October 5th marked a historic day for many around the globe with the death of Steve Jobs. From the computer techies in the heart of the Silicon Valley to the trendy young folks in Shanghai, this news came with a heavy dose of sadness and astonishment.
Having served as the pioneer in leading the technological innovation for much of Apple’s history, Jobs garnered an international influence matched only by a few in the world. The Facebook status frenzy was yet only one out of the many testaments to his legacy. Although many would view his death as an inevitable end to a long phase in history, at the same time it marked the commencement of a new journey to the next generation.
Nevertheless, the question still remains – now what? We all knew that Jobs was nearing his time, but now Apple’s future hangs in the balance. The company seems to be taking a rather conservative approach in adhering to the core foundations that Jobs had envisioned. Timothy Cook, Jobs’ protégé and the current CEO of Apple, sent out a letter en masse to the Apple employees in late August, wherein he assured them that, “Apple is not going to change… Steve built a company and culture that is unlike any other in the world, and we are going to stay true to that.”
At the same time, there are others who feel that what Apple needs most in this post-Jobs era is an original Tim Cook method of corporate management. “Apple can’t fall into that,” said David Yoffie, a professor at the Harvard Business School. “It’s not, ‘What would Steve have done?’ That’s a recipe for problems.”
Regardless of the extent to how much Apple “changes,” one thing seems for certain. Jobs’ sheer physical absence may dampen the enthusiasm associated with purchasing the newest line of Apple’s products. I have even met people whose primary interest in purchasing Apple goods stemmed from having the assurance that the product was a physical realization of Steve Jobs’ imagination.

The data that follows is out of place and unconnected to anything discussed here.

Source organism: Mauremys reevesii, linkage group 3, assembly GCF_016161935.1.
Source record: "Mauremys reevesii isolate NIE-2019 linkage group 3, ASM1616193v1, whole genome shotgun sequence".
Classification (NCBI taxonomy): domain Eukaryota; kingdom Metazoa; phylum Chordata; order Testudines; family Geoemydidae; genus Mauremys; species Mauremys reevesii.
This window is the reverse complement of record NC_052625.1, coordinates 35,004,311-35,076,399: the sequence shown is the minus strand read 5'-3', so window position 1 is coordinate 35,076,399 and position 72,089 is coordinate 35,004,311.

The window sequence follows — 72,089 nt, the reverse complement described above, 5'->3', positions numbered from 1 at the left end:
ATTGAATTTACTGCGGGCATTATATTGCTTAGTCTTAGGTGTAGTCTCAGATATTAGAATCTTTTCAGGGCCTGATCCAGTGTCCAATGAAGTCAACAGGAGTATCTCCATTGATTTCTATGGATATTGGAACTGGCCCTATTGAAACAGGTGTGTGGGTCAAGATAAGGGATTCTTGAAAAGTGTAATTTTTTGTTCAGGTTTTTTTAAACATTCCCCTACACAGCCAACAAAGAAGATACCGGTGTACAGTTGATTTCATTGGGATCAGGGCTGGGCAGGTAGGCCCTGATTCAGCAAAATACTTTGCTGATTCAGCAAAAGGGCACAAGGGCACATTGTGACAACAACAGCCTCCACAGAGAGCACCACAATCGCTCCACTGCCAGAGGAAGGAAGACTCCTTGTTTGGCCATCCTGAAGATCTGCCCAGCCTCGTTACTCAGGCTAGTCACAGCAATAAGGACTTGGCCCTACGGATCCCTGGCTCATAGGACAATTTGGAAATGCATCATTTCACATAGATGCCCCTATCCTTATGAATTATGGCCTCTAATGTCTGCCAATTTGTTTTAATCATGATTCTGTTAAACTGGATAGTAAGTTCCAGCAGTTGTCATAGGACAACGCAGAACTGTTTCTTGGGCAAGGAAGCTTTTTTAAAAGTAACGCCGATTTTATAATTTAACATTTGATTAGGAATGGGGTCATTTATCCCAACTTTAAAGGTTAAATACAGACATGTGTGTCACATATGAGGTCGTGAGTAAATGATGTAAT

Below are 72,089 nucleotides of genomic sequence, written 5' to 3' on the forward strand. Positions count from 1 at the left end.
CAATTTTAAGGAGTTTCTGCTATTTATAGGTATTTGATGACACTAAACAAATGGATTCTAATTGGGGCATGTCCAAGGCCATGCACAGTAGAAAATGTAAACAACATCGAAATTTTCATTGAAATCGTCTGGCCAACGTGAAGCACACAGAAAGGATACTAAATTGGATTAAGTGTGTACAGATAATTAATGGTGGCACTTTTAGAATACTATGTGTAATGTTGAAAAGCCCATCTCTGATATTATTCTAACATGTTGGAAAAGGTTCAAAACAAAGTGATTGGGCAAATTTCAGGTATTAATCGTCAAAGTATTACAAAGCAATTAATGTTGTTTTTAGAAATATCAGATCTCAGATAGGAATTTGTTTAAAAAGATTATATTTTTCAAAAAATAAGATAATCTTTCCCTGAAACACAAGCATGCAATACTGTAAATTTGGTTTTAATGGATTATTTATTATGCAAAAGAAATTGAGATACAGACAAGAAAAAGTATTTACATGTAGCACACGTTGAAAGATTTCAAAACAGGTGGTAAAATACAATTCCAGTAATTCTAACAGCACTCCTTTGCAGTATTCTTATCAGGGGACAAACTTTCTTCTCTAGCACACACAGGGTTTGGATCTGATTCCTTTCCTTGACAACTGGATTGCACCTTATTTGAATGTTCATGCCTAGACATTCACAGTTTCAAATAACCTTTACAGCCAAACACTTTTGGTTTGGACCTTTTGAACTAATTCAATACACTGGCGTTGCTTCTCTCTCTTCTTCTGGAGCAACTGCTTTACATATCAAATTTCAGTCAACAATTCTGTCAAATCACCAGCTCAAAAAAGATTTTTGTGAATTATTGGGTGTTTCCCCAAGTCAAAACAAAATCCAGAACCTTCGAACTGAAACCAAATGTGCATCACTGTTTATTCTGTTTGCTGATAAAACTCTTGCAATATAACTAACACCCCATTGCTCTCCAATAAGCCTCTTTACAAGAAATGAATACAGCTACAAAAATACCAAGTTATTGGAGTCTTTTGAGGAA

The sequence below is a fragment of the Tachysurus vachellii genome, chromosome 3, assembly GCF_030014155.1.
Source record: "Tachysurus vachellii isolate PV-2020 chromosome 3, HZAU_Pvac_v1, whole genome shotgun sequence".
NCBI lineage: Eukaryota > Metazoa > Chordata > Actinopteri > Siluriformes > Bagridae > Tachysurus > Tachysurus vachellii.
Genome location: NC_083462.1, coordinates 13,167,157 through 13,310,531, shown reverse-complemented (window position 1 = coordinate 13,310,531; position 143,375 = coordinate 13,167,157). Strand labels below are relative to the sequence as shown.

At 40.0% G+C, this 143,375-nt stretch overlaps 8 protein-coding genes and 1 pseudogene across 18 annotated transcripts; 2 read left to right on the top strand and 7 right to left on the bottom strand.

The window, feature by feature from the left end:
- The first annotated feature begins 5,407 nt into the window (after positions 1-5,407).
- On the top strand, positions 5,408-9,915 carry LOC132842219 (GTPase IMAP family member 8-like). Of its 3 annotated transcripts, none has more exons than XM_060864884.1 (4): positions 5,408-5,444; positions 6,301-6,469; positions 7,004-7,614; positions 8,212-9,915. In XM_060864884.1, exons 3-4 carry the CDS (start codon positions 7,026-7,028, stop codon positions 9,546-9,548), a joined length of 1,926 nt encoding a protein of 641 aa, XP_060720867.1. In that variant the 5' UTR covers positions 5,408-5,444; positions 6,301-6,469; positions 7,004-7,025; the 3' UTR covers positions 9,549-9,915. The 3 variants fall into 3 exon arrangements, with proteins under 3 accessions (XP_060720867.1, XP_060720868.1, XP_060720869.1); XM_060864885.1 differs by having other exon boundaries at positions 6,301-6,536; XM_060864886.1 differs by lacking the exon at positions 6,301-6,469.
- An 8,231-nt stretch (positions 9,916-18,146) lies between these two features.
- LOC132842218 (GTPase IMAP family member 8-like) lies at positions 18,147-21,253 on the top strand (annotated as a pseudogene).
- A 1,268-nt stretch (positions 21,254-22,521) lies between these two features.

Apple is not merely a company established by Jobs; it also is the manifestation of his imagination for the future, a corporate embodiment of his creative genius. California’s government provided a clear manifestation of the people’s idolization of Jobs when Governor Jerry Brown officially declared October 16th “Steve Jobs Day.”
Jobs also had a tremendous impact on Apple’s stock prices. On January 17th, the last leave of absence that Apple’s board of directors granted for Jobs, Apple’s stock dipped 6.2%.# Furthermore, when Jobs announced his resignation, the stock prices faced another downward dip of 5.2% – from the time of his announcement to the closing of the stock markets for the day in New York City.
Now all of this information seems to boil down to one conclusion: Steve Jobs is literally the ‘Big Apple’ of Apple.
Without him, Apple will never be the same. Jobs’ death seems to closely parallel the death of another American iconic leader: Walt Disney. Unfortunately for the company, however, years of stagnation followed after Disney’s death due to ineffective management that was, in part, generated from the dependence on the firm leadership that Disney had provided. Hopefully, Cook will be able to learn from the lessons of Disney and develop his own legacy as Apple’s new CEO.
On a new note the iPhone 4S, the last Apple product to be built around Jobs’ vision, met with record-breaking sales, marking more than one million sales in the first 24 hours of pre-orders.
Jobs has left a legacy of success that persists to this day. I hope that this success will continue and, for all those in the world who have enjoyed his innovation, may Steve Jobs rest in peace.